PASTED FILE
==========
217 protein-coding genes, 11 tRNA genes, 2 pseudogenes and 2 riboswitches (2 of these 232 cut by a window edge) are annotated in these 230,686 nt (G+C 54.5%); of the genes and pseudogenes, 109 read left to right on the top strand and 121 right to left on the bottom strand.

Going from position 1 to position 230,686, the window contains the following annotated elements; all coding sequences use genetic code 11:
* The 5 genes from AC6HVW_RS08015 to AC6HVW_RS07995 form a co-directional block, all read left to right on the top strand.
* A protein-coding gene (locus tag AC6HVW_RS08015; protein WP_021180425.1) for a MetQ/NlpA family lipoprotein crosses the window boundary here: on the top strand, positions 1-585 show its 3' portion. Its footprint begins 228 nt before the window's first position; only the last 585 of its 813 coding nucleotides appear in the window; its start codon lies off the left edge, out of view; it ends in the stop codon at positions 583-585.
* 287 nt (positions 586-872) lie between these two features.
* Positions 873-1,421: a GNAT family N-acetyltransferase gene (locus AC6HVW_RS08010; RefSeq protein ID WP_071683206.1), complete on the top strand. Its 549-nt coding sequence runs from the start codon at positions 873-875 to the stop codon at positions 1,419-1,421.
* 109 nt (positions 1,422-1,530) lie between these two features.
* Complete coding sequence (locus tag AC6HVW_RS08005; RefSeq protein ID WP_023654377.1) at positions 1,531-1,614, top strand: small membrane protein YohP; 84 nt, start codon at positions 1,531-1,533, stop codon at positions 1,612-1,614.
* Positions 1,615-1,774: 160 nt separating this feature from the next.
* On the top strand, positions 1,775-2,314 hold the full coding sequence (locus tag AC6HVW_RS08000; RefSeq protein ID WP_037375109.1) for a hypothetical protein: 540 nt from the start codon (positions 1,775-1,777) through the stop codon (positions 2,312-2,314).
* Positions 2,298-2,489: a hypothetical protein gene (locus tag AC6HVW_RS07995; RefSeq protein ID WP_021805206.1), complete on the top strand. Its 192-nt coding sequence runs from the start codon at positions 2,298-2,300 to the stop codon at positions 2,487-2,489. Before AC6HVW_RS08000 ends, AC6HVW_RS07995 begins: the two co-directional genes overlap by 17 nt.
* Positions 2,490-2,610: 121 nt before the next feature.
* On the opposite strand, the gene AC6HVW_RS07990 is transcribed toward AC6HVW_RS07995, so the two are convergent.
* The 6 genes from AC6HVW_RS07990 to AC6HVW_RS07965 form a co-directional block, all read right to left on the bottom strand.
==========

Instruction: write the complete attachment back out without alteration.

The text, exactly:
217 protein-coding genes, 11 tRNA genes, 2 pseudogenes and 2 riboswitches (2 of these 232 cut by a window edge) are annotated in these 230,686 nt (G+C 54.5%); of the genes and pseudogenes, 109 read left to right on the top strand and 121 right to left on the bottom strand.

Going from position 1 to position 230,686, the window contains the following annotated elements; all coding sequences use genetic code 11:
* The 5 genes from AC6HVW_RS08015 to AC6HVW_RS07995 form a co-directional block, all read left to right on the top strand.
* A protein-coding gene (locus tag AC6HVW_RS08015; protein WP_021180425.1) for a MetQ/NlpA family lipoprotein crosses the window boundary here: on the top strand, positions 1-585 show its 3' portion. Its footprint begins 228 nt before the window's first position; only the last 585 of its 813 coding nucleotides appear in the window; its start codon lies off the left edge, out of view; it ends in the stop codon at positions 583-585.
* 287 nt (positions 586-872) lie between these two features.
* Positions 873-1,421: a GNAT family N-acetyltransferase gene (locus AC6HVW_RS08010; RefSeq protein ID WP_071683206.1), complete on the top strand. Its 549-nt coding sequence runs from the start codon at positions 873-875 to the stop codon at positions 1,419-1,421.
* 109 nt (positions 1,422-1,530) lie between these two features.
* Complete coding sequence (locus tag AC6HVW_RS08005; RefSeq protein ID WP_023654377.1) at positions 1,531-1,614, top strand: small membrane protein YohP; 84 nt, start codon at positions 1,531-1,533, stop codon at positions 1,612-1,614.
* Positions 1,615-1,774: 160 nt separating this feature from the next.
* On the top strand, positions 1,775-2,314 hold the full coding sequence (locus tag AC6HVW_RS08000; RefSeq protein ID WP_037375109.1) for a hypothetical protein: 540 nt from the start codon (positions 1,775-1,777) through the stop codon (positions 2,312-2,314).
* Positions 2,298-2,489: a hypothetical protein gene (locus tag AC6HVW_RS07995; RefSeq protein ID WP_021805206.1), complete on the top strand. Its 192-nt coding sequence runs from the start codon at positions 2,298-2,300 to the stop codon at positions 2,487-2,489. Before AC6HVW_RS08000 ends, AC6HVW_RS07995 begins: the two co-directional genes overlap by 17 nt.
* Positions 2,490-2,610: 121 nt before the next feature.
* On the opposite strand, the gene AC6HVW_RS07990 is transcribed toward AC6HVW_RS07995, so the two are convergent.
* The 6 genes from AC6HVW_RS07990 to AC6HVW_RS07965 form a co-directional block, all read right to left on the bottom strand.